Conclusions: This study highlights the importance of genetic variation in cardiac fibrosis by using multiple inbred mouse strains to characterize CFbs and their response to ISO treatment. Our data suggest that, although fibroblast activation is a response that parallels the extent of scar formation, proliferation may not necessarily correlate with levels of fibrosis. In addition, by comparing CFbs from multiple strains, we identified pathways as potential therapeutic targets and LTBP2 as a marker for fibrosis, with relevance to patients with underlying myocardial fibrosis.
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http://dx.doi.org/10.1161/CIRCULATIONAHA.118.035420DOI Listing
http://www.ncbi.nlm.nih.gov/pmc/articles/PMC6202226PMC
September 2018

Analysis of cardiomyocyte clonal expansion during mouse heart development and injury.

Nat Commun 2018 02 21;9(1):754. Epub 2018 Feb 21.

Division of Cardiology, Department of Internal Medicine, David Geffen School of Medicine, University of California, Los Angeles, Los Angeles, CA, 90095, USA.

The cellular mechanisms driving cardiac tissue formation remain poorly understood, largely due to the structural and functional complexity of the heart. It is unclear whether newly generated myocytes originate from cardiac stem/progenitor cells or from pre-existing cardiomyocytes that re-enter the cell cycle. Here, we identify the source of new cardiomyocytes during mouse development and after injury. Our findings suggest that cardiac progenitors maintain proliferative potential and are the main source of cardiomyocytes during development; however, the onset of αMHC expression leads to reduced cycling capacity. Single-cell RNA sequencing reveals a proliferative, "progenitor-like" population abundant in early embryonic stages that decreases to minimal levels postnatally. Furthermore, cardiac injury by ligation of the left anterior descending artery was found to activate cardiomyocyte proliferation in neonatal but not adult mice. Our data suggest that clonal dominance of differentiating progenitors mediates cardiac development, while a distinct subpopulation of cardiomyocytes may have the potential for limited proliferation during late embryonic development and shortly after birth.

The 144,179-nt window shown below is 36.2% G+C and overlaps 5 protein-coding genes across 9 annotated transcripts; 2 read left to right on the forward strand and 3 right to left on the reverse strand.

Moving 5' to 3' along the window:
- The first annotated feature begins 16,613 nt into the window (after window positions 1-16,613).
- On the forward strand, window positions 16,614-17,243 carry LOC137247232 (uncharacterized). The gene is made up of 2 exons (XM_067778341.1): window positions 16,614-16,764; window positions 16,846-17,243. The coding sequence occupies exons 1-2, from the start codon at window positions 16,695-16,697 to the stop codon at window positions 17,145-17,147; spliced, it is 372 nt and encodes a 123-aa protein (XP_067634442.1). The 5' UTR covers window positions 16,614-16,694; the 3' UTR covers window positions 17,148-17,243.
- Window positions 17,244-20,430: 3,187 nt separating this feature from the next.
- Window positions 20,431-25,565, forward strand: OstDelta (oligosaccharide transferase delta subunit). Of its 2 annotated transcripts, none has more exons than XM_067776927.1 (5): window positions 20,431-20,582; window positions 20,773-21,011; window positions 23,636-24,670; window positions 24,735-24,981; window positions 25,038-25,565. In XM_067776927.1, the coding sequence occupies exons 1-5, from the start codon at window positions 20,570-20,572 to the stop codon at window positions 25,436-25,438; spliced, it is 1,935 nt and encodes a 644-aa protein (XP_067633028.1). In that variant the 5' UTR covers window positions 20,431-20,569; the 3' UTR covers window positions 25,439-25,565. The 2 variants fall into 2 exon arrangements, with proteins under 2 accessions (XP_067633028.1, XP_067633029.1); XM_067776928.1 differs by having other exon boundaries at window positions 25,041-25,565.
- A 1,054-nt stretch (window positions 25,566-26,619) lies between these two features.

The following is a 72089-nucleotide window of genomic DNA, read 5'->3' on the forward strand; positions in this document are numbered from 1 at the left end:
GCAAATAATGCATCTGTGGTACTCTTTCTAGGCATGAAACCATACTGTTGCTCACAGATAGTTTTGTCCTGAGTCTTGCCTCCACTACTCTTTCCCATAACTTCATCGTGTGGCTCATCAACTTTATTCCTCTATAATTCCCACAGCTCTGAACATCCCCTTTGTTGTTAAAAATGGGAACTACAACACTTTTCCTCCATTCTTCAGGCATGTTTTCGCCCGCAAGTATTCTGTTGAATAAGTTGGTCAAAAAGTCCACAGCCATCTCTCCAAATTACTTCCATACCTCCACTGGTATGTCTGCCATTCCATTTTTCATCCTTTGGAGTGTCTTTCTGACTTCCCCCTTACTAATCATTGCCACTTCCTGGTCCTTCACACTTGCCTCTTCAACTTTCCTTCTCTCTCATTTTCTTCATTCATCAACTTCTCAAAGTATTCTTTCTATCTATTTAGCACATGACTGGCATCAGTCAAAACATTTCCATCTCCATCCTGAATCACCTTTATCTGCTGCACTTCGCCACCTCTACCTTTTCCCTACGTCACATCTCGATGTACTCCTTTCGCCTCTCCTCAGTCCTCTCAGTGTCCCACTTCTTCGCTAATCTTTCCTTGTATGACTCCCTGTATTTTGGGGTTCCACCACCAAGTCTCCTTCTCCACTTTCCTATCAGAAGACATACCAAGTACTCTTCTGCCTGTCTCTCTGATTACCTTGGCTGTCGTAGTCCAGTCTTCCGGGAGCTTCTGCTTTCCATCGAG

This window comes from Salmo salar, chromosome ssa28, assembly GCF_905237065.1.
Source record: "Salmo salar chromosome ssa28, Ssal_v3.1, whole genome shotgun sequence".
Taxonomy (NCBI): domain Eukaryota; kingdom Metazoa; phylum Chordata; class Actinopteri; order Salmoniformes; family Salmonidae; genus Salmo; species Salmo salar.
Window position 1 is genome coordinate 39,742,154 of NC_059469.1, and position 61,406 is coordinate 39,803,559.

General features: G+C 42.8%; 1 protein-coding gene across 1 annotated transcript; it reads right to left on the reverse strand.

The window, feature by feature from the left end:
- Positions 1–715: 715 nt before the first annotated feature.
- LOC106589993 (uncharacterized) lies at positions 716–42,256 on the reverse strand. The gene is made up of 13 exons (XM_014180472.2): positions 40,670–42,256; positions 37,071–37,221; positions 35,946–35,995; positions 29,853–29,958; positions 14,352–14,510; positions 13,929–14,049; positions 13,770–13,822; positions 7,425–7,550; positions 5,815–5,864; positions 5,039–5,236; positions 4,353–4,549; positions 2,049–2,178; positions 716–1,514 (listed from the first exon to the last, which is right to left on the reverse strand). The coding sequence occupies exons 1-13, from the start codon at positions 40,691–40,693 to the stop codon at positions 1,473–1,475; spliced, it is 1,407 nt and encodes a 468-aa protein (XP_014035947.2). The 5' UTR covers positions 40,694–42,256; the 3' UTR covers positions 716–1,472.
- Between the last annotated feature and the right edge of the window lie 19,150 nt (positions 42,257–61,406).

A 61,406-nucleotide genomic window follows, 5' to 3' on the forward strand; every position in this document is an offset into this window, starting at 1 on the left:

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http://dx.doi.org/10.1038/s41467-018-02891-zDOI Listing
http://www.ncbi.nlm.nih.gov/pmc/articles/PMC5821855PMC
February 2018

Hepatic Leukemia Factor Maintains Quiescence of Hematopoietic Stem Cells and Protects the Stem Cell Pool during Regeneration.

Cell Rep 2017 Dec;21(12):3514-3523

Molecular Medicine and Gene Therapy, Lund Stem Cell Center, Lund University, BMC A12, 221 84, Lund, Sweden. Electronic address:

The transcription factor hepatic leukemia factor (HLF) is strongly expressed in hematopoietic stem cells (HSCs) and is thought to influence both HSC self-renewal and leukemogenesis. However, the physiological role of HLF in hematopoiesis and HSC function is unclear. Here, we report that mice lacking Hlf are viable with essentially normal hematopoietic parameters, including an intact HSC pool during steady-state hematopoiesis. In contrast, when challenged through transplantation, Hlf-deficient HSCs showed an impaired ability to reconstitute hematopoiesis and became gradually exhausted upon serial transplantation. Transcriptional profiling of Hlf-deficient HSCs revealed changes associated with enhanced cellular activation, and cell-cycle analysis demonstrated a significant reduction of quiescent HSCs. Accordingly, toxic insults targeting dividing cells completely eradicated the HSC pool in Hlf-deficient mice. In summary, our findings point to HLF as a critical regulator of HSC quiescence and as an essential factor for maintaining the HSC pool during regeneration.